Misery as Heavy Snow Falls Around Much of New Zealand

Snow NZ

Winter can be a hard going in NZ

If you’re considering moving to New Zealand because of the mild climate, you may like to know that snow is covering much of the country at present and gales are forecast. To add insult to injury, a fault caused thousands of homes in Wellington (the capital) to go without power this morning.

Many New Zealanders don’t have central heating (which is difficult to source and expensive to run) instead they rely on primitive heating systems for winter warmth. This includes dangerous free standing gas heaters, wood burning stoves and portable electric heaters, to warm homes that are mostly poorly insulated and damp.

Getting out and about if difficult as only a few roads are gritted, people are usually advised to stay put and not travel. Schools are closed. While the pictures may look picture postcard pretty, life in New Zealand during winter can be very hard going.

Here’s the reports from the snow desk, as told by the Twitter community

You may also be interested in
“Most People Consider Hypothermia A Symptom Of Being Cold, Rather Than An Expression Of National Identity”

There is a lovely piece of writing by Linley Boniface in the Dom Post.

It’s her account about what it’s like to suffer the winter cold in a “flimsy wooden shack” (aka house) in Wellington, New Zealand.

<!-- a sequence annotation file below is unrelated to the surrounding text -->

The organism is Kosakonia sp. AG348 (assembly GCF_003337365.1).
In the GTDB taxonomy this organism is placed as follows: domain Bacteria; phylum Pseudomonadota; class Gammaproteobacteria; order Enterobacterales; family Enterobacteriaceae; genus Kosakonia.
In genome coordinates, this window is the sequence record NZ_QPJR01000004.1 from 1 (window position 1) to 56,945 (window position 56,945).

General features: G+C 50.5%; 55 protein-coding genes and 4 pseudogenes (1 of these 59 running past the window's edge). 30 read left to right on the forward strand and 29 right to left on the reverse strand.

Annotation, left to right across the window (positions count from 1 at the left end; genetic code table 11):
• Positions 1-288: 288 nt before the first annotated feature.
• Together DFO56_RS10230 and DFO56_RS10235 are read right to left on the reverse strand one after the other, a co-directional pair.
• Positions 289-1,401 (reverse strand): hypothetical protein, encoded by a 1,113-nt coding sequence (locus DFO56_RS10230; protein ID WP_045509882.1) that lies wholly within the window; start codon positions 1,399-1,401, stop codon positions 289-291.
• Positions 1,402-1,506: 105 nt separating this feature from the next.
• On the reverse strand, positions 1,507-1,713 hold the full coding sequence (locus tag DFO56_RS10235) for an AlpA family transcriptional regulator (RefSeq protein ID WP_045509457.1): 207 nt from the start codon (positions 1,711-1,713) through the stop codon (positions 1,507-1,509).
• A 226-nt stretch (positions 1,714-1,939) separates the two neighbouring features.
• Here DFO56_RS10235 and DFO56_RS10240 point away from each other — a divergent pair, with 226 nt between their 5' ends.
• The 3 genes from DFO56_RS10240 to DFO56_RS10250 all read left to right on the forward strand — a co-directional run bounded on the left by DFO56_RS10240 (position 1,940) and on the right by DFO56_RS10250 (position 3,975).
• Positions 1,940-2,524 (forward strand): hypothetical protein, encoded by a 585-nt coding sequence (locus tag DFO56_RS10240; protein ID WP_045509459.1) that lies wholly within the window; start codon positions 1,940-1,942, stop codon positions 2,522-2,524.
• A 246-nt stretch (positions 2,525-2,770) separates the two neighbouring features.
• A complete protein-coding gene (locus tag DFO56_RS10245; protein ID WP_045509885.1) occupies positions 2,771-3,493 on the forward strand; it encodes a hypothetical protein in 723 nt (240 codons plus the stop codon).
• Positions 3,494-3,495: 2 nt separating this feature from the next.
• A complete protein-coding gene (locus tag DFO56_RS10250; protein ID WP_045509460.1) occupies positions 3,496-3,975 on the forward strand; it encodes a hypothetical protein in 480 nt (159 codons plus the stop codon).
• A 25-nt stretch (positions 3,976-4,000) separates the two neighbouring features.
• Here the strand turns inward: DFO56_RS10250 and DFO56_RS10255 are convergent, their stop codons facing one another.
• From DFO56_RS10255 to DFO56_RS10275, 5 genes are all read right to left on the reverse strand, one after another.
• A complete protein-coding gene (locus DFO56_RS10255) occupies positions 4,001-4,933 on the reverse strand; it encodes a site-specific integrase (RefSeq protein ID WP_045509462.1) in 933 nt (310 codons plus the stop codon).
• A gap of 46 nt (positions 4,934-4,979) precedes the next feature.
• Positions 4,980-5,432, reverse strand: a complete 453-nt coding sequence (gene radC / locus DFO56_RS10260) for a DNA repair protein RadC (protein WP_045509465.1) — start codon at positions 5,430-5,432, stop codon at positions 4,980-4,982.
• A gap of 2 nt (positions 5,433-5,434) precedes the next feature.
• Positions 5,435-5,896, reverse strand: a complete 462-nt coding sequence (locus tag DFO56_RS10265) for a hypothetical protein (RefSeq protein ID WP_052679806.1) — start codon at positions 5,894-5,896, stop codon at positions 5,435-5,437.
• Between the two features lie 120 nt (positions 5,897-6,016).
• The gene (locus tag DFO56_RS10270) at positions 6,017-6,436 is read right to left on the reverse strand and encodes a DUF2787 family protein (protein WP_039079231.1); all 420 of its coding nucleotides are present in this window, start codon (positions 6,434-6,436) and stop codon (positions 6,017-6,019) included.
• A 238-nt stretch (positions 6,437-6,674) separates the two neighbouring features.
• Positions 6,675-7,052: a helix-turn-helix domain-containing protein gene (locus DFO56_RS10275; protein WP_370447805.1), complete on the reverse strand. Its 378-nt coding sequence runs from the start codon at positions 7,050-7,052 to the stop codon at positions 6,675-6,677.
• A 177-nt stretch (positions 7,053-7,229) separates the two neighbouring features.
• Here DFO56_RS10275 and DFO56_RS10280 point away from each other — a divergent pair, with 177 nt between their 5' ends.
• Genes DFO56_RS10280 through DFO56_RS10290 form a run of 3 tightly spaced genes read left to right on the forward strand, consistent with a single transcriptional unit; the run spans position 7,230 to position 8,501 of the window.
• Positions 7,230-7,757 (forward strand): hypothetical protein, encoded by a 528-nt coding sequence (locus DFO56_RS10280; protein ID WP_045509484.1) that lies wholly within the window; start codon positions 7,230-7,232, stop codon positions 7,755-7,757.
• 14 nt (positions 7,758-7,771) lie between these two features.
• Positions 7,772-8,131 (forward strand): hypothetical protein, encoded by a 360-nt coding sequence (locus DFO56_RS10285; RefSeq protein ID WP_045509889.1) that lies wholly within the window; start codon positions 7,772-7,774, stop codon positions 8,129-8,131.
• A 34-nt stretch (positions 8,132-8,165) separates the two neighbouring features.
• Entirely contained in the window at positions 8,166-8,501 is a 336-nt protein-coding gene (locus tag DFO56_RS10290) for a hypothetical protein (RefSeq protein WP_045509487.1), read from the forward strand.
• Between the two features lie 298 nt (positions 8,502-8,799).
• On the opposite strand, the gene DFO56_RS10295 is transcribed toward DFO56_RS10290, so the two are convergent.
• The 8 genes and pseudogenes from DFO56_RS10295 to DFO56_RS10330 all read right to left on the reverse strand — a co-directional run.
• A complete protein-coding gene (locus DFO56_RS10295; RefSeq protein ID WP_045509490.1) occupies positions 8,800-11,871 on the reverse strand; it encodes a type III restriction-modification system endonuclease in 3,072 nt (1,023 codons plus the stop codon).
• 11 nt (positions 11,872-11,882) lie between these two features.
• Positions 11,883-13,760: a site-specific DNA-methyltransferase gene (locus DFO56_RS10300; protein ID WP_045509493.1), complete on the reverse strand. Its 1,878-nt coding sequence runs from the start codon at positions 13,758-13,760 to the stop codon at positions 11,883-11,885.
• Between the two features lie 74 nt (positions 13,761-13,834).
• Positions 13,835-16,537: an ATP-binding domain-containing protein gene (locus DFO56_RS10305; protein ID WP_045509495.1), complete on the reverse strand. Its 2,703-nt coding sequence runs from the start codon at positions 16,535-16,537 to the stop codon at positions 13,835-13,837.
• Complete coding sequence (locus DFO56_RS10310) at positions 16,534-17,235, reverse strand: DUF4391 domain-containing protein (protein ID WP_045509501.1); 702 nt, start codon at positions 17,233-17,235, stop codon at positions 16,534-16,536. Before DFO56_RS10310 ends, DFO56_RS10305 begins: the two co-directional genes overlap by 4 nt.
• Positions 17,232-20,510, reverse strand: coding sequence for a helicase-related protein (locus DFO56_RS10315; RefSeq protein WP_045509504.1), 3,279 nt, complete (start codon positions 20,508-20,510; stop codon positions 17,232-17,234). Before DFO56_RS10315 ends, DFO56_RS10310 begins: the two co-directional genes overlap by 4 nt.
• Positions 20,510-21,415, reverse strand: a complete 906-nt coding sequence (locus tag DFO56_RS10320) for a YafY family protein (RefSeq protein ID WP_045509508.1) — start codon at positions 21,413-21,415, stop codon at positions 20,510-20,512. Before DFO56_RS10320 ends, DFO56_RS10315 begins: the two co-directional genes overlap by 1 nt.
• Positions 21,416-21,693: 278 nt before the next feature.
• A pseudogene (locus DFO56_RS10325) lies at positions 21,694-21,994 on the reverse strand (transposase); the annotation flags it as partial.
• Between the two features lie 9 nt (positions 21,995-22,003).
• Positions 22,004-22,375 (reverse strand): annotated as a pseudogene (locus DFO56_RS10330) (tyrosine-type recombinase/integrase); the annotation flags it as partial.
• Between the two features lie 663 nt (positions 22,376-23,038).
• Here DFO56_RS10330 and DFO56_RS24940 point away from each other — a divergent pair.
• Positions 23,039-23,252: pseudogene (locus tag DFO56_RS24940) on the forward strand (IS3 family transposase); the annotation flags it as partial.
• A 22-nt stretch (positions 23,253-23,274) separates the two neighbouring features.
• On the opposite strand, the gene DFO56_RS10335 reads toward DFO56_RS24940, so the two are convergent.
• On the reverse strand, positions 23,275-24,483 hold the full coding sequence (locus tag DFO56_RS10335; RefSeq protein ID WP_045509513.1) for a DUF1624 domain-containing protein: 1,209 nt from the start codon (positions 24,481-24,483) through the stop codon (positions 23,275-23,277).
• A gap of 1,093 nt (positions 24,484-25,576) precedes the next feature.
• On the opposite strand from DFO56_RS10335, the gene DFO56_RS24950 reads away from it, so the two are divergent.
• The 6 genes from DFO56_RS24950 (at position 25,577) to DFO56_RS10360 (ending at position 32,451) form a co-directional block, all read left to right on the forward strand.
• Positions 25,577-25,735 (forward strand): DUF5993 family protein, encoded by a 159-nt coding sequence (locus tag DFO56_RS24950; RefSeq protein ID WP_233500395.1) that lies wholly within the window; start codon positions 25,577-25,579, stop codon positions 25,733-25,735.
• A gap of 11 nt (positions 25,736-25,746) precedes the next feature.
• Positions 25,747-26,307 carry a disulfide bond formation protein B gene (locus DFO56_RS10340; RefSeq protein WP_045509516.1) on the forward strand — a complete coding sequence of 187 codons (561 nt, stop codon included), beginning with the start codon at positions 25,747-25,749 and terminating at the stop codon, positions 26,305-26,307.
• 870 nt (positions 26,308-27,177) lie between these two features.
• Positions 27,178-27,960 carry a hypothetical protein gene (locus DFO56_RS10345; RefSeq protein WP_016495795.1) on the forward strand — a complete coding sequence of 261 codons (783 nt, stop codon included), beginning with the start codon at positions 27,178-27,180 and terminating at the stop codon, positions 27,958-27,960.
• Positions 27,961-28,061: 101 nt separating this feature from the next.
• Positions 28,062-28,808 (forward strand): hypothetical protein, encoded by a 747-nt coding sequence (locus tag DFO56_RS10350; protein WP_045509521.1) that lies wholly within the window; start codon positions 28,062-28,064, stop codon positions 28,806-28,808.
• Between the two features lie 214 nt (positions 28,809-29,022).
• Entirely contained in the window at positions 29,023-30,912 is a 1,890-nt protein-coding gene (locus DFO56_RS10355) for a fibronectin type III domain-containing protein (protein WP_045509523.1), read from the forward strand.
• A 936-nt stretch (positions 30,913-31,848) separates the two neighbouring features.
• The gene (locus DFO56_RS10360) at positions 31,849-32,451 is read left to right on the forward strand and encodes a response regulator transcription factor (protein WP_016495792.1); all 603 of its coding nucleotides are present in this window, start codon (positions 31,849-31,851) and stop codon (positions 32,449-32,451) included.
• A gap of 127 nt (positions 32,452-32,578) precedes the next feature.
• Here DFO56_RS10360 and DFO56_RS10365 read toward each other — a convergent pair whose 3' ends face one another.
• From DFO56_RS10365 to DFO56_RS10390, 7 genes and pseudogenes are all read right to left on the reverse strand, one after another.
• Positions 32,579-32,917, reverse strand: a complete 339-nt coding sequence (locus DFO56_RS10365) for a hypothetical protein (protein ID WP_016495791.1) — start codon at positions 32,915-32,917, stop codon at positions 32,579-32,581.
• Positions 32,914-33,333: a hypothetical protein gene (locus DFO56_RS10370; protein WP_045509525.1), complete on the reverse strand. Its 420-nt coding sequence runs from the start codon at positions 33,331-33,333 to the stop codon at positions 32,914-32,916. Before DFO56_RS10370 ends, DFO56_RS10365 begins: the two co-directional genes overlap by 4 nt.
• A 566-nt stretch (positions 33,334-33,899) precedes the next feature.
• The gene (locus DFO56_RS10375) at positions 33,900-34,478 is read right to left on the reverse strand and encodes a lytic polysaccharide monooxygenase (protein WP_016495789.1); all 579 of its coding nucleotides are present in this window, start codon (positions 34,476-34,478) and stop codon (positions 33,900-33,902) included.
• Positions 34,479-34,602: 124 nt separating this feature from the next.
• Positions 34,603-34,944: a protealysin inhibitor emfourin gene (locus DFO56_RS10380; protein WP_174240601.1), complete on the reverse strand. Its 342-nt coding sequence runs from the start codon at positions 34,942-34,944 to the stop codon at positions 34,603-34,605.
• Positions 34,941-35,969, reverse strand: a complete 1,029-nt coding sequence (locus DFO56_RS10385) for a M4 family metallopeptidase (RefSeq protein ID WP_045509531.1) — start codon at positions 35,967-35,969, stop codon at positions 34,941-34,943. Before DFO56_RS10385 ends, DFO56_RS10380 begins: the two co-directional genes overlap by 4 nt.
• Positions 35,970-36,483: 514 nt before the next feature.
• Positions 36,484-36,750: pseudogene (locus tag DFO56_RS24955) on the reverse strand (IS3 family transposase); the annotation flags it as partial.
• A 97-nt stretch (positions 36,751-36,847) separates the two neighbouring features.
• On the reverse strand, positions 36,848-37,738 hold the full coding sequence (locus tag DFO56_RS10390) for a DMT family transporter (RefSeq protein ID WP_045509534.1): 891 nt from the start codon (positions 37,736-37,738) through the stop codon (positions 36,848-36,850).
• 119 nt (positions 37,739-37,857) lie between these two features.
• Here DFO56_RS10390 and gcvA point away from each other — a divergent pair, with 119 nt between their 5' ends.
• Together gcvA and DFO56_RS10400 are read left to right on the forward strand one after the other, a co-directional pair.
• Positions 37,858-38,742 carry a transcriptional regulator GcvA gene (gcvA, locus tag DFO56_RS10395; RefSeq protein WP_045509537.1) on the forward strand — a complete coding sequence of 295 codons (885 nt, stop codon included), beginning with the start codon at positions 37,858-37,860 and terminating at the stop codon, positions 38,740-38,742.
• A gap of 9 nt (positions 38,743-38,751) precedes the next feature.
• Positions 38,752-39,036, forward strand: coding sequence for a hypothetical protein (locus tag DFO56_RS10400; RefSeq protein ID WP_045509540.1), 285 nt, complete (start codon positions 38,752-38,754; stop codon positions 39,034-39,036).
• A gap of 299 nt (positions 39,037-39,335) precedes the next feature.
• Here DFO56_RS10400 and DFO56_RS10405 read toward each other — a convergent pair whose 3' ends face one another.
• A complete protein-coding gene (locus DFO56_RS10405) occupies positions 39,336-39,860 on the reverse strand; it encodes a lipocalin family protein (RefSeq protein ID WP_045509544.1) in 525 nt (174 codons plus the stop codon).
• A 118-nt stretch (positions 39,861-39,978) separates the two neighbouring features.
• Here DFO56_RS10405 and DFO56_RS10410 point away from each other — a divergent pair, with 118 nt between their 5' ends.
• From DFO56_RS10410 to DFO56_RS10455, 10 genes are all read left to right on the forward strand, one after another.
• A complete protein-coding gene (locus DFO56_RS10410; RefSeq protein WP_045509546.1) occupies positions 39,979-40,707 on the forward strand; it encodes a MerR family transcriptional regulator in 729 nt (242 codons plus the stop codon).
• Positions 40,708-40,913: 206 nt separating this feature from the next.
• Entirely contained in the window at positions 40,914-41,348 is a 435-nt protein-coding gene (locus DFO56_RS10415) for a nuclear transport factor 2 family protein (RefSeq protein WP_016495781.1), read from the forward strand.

If you’re tempted to emigrate to New Zealand and been seduced by stories about its sub-tropical climate read on. If you already live in New Zealand you’ll know what she’s talking about and will perhaps manage a laugh through your chattering teeth:

Which settler spread the myth that New Zealand was so balmy and sub-tropical that flimsy wooden shacks would suffice?”

“Without wanting this to sound like a suggested script for recruits to the sex chatline industry, I feel an urgent need to tell you what I am wearing.

There is a coat, a scarf, a pair of fingerless gloves and a hat of such hideousness that my small son almost fell down the stairs in fright when he first saw it. There are several tops, two sets of leggings and a pair of the kind of quilted sheepskin slippers rarely seen on anyone who still possesses all their own teeth.

It is, in short, an outfit offering the level of thermal protection an Antarctic scientist might require in order to spend an afternoon dissecting a Weddell seal on an exposed ice shelf. And yet, I am wearing this not on an ice shelf, but in my home office in Wellington. Although I can’t tell you exactly how cold it is in here, my gin and tonic is only a couple of degrees away from freezing over.

Desperate times call for desperate measures, especially in my house. Having once believed I would throw myself on a landmine to protect my children from injury, I now refuse to move away from the fireplace to allow them to defrost when they return home from school. This southern hemisphere Siberia has turned me into a warmth hog.

Walking into my unbelievably chilly house after nightfall last week, I was unable to respond to my dog’s friendly greeting because I was transfixed by a mental image of an illustration I’d once seen of a caveman taking refuge from the cold by sheltering among the still-warm entrails of a freshly killed buck deer.

My dog seemed to sense my train of thought and quickly slunk away. Luckily for her, she is a small dog and her chest cavity would be of use only as a footwarmer: if she’d been a great dane, it would have been a different story.